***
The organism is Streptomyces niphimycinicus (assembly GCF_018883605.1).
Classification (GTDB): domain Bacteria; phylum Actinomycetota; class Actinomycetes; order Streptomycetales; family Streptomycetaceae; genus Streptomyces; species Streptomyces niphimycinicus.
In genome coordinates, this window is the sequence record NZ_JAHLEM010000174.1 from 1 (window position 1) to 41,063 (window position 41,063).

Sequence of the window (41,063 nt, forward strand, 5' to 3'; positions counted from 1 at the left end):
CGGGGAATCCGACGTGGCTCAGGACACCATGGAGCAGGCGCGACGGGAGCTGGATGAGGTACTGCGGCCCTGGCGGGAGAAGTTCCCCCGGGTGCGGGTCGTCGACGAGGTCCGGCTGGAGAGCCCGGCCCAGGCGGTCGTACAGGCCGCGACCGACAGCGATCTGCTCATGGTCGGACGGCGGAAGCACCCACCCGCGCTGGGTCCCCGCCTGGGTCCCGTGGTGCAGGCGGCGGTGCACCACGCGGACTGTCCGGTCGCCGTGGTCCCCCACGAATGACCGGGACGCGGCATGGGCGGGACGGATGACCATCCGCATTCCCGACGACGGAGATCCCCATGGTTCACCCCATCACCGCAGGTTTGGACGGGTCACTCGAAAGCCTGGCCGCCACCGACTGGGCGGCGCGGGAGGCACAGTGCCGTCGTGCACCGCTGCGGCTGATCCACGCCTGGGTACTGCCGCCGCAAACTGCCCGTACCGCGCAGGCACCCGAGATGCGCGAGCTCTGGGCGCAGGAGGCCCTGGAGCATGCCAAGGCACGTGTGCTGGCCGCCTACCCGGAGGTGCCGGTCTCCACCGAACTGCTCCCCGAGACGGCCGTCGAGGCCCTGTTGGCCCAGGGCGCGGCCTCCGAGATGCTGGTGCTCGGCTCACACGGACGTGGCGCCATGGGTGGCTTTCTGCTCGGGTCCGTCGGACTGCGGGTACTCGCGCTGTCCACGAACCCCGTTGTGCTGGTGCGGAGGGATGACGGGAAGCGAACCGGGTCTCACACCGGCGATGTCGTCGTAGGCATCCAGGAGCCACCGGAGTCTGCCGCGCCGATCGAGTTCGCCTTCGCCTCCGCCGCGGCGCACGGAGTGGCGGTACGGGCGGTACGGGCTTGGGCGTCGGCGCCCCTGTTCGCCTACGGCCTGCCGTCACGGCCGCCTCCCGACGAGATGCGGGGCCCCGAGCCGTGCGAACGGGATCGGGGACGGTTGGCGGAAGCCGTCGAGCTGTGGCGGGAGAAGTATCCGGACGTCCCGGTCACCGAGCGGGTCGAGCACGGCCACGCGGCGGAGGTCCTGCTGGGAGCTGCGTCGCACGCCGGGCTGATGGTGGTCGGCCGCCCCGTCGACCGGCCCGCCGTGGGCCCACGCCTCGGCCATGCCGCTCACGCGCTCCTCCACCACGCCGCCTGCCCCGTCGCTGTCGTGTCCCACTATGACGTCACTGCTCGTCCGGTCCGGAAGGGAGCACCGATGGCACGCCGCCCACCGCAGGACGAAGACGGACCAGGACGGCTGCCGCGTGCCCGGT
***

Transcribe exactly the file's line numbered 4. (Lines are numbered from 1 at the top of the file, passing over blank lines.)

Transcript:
Sequence of the window (41,063 nt, forward strand, 5' to 3'; positions counted from 1 at the left end):